A variety of operational problems can make the observation of a given object difficult or even impossible. A number of these can be anticipated, and frequently avoided with advance planning of your observing run.
Earthlight or moonlight - Bright scattered earthlight or moonlight can make the acquisition of a target impossible. The Earth or Moon will have to move away from the target before it can be acquired by IUE. This could mean a loss of one to three hours for the Earth, and 30 to 60 minutes for the Moon. Earthlight or moonlight can also be a problem if it approaches the target during an exposure. If the FES is being used for offset guiding, earthlight could confuse the tracker and cause the spacecraft to track on the earthlight rather than the guide star! This could result in considerable loss of observing time and potentially endanger the safety of the spacecraft.
Loss of Telemetry - There are four S-band antennas on the IUE spacecraft which transmit science and engineering data to the ground. Two are located on the bottom of the spacecraft and two on the sides parallel to the solar arrays. There is no antenna which efficiently transmits in the direction of the telescope pointing. Consequently, when the Earth is within 30 degrees of the telescope pointing the received signal strength may be very poor. A weak signal can slow down acquisitions and result in permanent loss of image data if the signal is lost while reading a camera. In a weak-signal situation the spacecraft might have to be slewed away from the target to another position with more favorable antenna orientation before an image could be read.
Accurate coordinates - It is essential that accurate coordinates for epoch 1950 be provided for each target. Inaccurate coordinates can result in loss of spacecraft attitude reference, requiring up to several hours to recover attitude. For blind offsets and faint targets the coordinates for the target and offset star should be corrected for proper motion to the current date. Failure to do so has resulted in wasted hours observing the wrong target or blank sky.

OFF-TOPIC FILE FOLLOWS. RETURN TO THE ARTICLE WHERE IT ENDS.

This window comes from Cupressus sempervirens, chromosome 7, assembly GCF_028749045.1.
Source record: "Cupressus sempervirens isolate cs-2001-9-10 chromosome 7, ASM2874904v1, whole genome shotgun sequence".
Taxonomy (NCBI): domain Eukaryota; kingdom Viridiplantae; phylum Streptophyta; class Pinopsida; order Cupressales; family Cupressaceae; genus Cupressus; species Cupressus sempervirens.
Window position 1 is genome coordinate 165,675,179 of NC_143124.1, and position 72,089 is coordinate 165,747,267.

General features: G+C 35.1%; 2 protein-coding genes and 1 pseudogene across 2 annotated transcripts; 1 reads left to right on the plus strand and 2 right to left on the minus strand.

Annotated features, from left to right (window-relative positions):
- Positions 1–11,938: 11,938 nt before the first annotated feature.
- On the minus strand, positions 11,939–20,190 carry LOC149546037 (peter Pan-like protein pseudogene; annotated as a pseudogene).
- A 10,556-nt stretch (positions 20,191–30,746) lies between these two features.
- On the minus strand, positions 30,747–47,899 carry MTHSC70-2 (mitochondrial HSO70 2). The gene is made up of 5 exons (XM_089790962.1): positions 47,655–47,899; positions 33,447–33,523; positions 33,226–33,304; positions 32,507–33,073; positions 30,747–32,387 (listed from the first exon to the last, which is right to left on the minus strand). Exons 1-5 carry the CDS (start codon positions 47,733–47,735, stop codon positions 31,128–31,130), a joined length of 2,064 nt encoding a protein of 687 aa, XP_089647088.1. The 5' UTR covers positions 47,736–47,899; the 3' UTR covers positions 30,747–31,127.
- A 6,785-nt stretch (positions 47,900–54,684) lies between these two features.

Double- and Multiple-Star Systems - Close companions (within 24 arc seconds for targets fainter than about 5th magnitude and 44 arcseconds for targets brighter than 5th magnitude) may confuse the FES, preventing accurate placement of the light from the target in the aperture. Targets in crowded fields, such as multiple-star systems and open clusters, have been observed using the blind offset technique for faint targets as discussed above. Accurate positions for both target and offset star are essential.
Extended Sources - The FES will normally track the center of light of a source with some central concentration, including most comets, globular clusters, and galaxies. Offsets can be generated if the target is not at the center of light. Sources lacking central concentration must be observed as blind offsets as described in Section 3.6 above.